We love this for brunch; it reminds of sunny Barcelona; however I think it works well at any mealtime. The disk doesn’t take much prep, the longest part is sometimes peeling the skins off th…
Isn’t it funny how we can forget about dishes in our repitoire and they disappear into fond food memories. Well today, I decided to revisit this wonderful dish that I disovered via my first food hero Delia. My bookshelves are full of her books but this new wonder foodie resource DeliaOnline has become a go to for me.
Delia recommends a shallow gratin dishe measuring 6 inches (15 cm) in diameter, which will hold one or two eggs I use my Falcon enamel round pie dish or the recatangular version.
You will need the following ingredients:
- 75g of Chorizo (today I used a cheat)
- Red pepper (cut in half, quarters then sliced thinley into lengths)
- Onion (medium sliced in spears)
- 2 Cloves of Garlic (chopped)
- 4-5 Really ripe tomatoes *
- 3-4 free range eggs
- 50g Cheddar or any good melting cheese
- Shot of Dry Sherry; this is optional
- Salt and pepper
Step 1 turn your oven on to 180ºc (fan) or gas mark 4.
Step 2 deseed the pepper, remove the white flesh cut in half, then quarters and slice finely into lengths.
Step 4 Boil your kettle and put the tomatoes into a large (1 litre Pyrex jug) and cover the tomatoes. Within 1 minute they will be ready to be skinned. Some of the skins might be difficult to remove, I leave the odd bit on. (Delia removes the seeds I prefer to leave the seeds in; each to their own).
Step 6 heat a pan (I used a small wok for this dish) with about a tablespoon of oil (I used rapeseed) when the oil is hot add the chorizo pieces to brown them off, I added a slug of Oloroso Sherry just to make it that little bit more spanish. Once cooked off I then place these into the dish I am going to use.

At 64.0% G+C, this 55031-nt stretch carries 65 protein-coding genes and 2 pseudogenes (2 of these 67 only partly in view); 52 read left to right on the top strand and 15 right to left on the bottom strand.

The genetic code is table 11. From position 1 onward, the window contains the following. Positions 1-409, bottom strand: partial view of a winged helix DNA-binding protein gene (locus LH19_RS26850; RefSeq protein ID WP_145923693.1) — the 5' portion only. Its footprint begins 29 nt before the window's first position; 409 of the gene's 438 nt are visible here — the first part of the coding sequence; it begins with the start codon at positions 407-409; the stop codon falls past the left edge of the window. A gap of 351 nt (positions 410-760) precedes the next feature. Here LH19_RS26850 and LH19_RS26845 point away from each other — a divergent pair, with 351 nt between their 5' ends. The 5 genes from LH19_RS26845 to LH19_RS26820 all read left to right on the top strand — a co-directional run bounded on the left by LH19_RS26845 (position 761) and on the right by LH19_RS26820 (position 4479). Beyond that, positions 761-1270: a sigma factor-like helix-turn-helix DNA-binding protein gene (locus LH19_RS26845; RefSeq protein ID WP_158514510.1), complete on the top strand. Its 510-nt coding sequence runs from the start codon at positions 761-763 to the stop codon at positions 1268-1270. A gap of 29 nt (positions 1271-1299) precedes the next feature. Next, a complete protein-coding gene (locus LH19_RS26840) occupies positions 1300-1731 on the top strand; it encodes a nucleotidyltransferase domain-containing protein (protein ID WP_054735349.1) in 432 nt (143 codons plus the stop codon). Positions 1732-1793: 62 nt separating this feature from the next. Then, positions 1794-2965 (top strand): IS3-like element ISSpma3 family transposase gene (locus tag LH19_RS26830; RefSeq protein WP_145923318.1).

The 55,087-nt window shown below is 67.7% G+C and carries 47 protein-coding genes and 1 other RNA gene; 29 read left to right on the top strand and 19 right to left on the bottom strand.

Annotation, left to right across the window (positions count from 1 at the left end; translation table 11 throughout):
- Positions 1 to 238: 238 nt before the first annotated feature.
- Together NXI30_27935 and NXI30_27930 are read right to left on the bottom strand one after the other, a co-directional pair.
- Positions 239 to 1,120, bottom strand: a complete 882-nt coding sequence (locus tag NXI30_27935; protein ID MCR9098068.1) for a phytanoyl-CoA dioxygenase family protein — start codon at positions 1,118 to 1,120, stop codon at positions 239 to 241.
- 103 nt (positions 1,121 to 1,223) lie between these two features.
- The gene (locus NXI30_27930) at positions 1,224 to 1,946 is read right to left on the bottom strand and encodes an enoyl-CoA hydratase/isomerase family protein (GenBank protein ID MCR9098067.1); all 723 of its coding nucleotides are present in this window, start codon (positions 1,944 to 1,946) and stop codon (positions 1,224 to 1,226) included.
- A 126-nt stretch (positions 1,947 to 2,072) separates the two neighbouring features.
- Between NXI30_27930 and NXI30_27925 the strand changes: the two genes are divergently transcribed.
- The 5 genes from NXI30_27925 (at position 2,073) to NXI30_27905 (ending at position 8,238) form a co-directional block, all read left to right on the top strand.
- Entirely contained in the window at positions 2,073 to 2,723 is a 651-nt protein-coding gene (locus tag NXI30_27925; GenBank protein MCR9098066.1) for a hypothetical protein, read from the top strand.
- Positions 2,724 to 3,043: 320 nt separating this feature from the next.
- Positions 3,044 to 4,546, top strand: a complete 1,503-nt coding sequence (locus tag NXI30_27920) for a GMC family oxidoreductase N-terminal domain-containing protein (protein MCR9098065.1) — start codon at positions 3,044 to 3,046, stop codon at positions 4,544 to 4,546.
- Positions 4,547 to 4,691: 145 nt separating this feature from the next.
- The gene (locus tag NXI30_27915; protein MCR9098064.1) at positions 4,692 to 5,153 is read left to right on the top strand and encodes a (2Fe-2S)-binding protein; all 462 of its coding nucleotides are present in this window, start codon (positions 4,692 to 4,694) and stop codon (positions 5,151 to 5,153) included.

Step 7 Add the onion and pepper to the pan and cook on a high heat, until they are starting to soft with brown edges – this will take about 5 to 10 minutes depending on the thickeness of the slices.
Step 8 add the chopped tomatoes and garlic and cook for 1 minute more and return the browned chorizo to the pan. Give it a good turn around to meld all the flavours.
Step 9 season well with freshly ground salt and black pepper.
Step 10 take the pan off the heat heat and place the mixture in the dish. Break your eggs into the dish (as I am using a one pot I space these out equally) . If you use indiviudal dishes then sit you eggs side by side on top of the mixture.
Step 11 now you should have the mixture with eggs sat on top so season and sprinkle each one with your grated cheese.
Step 12 place the dish or dishes on the baking sheet on the top shelf of the oven to cook for 12-15 minutes (or a little longer, depending on how you like your eggs).
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Ever since I dined at the Saddleroom in beautiful Coverdale over a year ago I have been trying to recreate this brownie which was a little piece of heaven.
- Pack of unsalted butter (250g)
- 250g golden Caster Sugar
- 225g dark muscovado sugar
- 100g cocoa powder
- 4 large eggs (whisked)
- 100g Self Raising Flour
- 85g Blanched Chopped Hazelnuts
- 4 Tablespoons of dark rum (or leave out)
Equipment you will need : scales, large glass bowl (about 20cms in diameter), pan to sit the bowl on, good heatproof spatula or wooden spoon, fork or whisk, baking parchment (greaseproof paper) and a square bake tin (21cms or 22cms).
The method. I writing this bullet pointed as I think it makes it easier to follow, but first heat your oven to 180C or if a fan 160C (equivalent Gas mark 4) and lightly grease a square non-stick baking tin and line it with baking parchment /greaseproof paper.
- Weigh out your ingredients first and beat the eggs – this makes the process easier, leaving you to focus on baking rather than weighing (I lay them out in order of use it helps me when I am doing new recipes it keeps me focused on where I am)
- Put a pan of water (about a 1/4 full) on to simmer and place the glass bowl that sits neatly on top making sure the water is not too high that it is touching the bottom of the glass bowl.
- Cut the butter into 8 pieces and place in the bowl
- Add both sugars and the cocoa and stir regularly so it doesn’t stick until the sugar is dissolved and you have a rich chocolate mix.
- Take the bowl off the heat and leave to cool for 5 minutes
- Add the beaten eggs bit-by-bit into the mix until you have a smooth and glossy mix.
- Stir in the self raising flour and chopped hazelnuts and the rum and mix until you cannot see any flour (really scrap down into the bottom of that glass bowl).
- Pour the mixture into your lined tin.
- Place in the oven on a middle shelf and bake for 35 minute or longer if needed (check by putting a skewer (or a sharp knife) into the mix our looking for a slightly clean blade.